Who cares? Toward an integrated theory of volunteer work


Journal Article

We construct an integrated theory of formal and informal volunteer work based on the premises that volunteer work is (1) productive work that requires human capital, (2) collective behavior that requires social capital, and (3) ethically guided work that requires cultural capital. Using education, income, and functional health to measure human capital, number of children in the household and informal social interaction to measure social capital, and religiosity to measure cultural capital, we estimate a model in which formal volunteering and informal helping are reciprocally related but connected in different ways to different forms of capital. Using two-wave data from the Americans' Changing Lives panel study, we find that formal volunteering is positively related to human capital, number of children in the household, informal social interaction, and religiosity. Informal helping, such as helping a neighbor, is primarily determined by gender, age, and health. Estimation of reciprocal effects reveals that formal volunteering has a positive effect on helping, but helping does not affect formal volunteering.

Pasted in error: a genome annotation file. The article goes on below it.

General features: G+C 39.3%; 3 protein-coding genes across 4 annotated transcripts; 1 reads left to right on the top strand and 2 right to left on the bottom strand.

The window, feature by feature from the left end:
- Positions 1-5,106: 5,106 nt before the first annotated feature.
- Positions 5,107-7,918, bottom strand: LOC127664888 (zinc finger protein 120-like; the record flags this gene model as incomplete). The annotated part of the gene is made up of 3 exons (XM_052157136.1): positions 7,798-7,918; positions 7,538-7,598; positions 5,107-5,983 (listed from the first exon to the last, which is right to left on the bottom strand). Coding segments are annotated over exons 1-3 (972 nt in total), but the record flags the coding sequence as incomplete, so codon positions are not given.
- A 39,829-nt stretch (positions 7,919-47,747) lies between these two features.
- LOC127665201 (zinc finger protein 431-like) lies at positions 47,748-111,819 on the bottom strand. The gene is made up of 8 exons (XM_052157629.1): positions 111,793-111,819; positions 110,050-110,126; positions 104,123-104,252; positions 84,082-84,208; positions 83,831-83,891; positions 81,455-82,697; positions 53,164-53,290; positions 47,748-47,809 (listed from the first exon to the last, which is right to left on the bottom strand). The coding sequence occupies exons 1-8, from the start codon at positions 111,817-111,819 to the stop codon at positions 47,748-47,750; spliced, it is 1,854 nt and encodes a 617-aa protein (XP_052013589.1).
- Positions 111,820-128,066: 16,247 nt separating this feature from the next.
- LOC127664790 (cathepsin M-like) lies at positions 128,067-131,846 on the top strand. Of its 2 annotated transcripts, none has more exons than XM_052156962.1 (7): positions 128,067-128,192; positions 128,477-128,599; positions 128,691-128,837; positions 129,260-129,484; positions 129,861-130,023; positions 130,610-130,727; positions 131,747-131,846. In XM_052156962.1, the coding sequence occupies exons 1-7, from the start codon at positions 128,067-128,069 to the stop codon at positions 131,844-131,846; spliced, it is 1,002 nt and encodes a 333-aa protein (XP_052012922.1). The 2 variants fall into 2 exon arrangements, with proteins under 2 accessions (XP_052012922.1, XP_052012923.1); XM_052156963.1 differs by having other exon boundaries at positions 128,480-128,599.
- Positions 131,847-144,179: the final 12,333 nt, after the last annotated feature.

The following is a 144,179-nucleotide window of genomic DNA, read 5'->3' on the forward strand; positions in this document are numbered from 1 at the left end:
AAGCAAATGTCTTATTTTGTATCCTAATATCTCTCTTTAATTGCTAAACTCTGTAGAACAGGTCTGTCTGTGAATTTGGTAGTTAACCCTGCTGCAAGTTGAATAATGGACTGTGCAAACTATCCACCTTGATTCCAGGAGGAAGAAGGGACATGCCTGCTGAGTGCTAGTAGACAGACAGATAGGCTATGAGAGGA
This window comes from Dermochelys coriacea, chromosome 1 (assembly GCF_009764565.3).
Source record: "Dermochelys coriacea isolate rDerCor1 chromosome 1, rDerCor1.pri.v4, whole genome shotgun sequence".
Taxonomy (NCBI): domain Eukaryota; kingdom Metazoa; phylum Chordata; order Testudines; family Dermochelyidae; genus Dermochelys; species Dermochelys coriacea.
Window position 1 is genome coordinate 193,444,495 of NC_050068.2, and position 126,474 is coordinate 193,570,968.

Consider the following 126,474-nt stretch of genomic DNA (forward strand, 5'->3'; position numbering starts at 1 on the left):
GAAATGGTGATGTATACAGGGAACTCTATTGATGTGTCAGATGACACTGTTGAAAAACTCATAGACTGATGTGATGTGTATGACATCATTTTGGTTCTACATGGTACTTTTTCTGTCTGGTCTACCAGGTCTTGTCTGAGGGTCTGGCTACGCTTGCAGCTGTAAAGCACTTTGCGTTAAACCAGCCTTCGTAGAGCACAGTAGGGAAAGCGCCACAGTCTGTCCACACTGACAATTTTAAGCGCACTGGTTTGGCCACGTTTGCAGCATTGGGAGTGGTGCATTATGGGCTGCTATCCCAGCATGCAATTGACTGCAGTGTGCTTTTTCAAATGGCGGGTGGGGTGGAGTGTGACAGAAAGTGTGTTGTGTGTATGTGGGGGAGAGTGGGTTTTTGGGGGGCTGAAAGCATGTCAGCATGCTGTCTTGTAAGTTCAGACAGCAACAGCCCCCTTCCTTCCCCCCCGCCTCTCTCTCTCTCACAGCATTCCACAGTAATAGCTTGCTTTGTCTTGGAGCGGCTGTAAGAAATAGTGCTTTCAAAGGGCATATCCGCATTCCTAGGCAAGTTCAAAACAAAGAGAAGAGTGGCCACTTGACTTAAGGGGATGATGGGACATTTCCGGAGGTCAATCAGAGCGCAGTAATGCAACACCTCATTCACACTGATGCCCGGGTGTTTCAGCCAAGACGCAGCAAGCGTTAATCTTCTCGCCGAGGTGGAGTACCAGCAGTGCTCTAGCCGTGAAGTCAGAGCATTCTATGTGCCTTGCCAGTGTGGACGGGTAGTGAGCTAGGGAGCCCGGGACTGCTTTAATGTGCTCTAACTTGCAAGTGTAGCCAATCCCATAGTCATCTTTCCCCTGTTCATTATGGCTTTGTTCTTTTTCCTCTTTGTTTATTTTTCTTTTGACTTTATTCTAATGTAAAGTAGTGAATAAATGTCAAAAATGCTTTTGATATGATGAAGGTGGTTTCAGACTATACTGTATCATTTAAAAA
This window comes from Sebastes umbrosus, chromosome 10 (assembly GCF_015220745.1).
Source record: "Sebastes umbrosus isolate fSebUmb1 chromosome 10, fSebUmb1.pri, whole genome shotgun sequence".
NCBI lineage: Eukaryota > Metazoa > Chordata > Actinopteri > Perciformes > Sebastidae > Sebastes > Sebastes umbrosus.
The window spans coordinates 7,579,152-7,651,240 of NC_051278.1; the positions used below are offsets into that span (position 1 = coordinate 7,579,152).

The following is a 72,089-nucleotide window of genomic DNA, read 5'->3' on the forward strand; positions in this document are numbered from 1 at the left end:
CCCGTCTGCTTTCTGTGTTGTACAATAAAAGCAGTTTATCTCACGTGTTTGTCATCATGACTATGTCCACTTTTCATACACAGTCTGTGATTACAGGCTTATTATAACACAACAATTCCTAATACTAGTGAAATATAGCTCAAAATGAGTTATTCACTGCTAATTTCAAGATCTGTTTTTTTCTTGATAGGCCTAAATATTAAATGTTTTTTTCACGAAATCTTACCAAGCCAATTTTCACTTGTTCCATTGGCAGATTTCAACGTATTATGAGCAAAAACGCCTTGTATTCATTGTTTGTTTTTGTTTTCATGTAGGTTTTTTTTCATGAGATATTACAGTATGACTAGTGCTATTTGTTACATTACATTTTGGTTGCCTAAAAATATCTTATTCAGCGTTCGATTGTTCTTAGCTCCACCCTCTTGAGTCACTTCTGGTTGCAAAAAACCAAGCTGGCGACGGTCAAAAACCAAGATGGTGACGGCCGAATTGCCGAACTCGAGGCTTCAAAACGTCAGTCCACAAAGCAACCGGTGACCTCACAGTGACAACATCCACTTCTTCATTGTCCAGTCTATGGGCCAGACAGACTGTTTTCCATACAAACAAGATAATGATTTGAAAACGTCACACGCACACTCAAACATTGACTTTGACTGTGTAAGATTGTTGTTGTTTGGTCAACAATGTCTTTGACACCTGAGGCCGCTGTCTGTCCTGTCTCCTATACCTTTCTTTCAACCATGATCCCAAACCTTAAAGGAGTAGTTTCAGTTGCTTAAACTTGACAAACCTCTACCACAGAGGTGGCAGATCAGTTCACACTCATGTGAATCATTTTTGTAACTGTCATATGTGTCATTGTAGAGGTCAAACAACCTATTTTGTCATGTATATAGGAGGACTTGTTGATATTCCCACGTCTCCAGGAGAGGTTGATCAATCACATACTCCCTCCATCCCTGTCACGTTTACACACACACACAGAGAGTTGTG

Full Text

Duke Authors

Cited Authors

  • Wilson, J; Musick, M

Published Date

  • January 1, 1997

Published In

Volume / Issue

  • 62 / 5

Start / End Page

  • 694 - 713

International Standard Serial Number (ISSN)

  • 0003-1224

Digital Object Identifier (DOI)

  • 10.2307/2657355

Citation Source

  • Scopus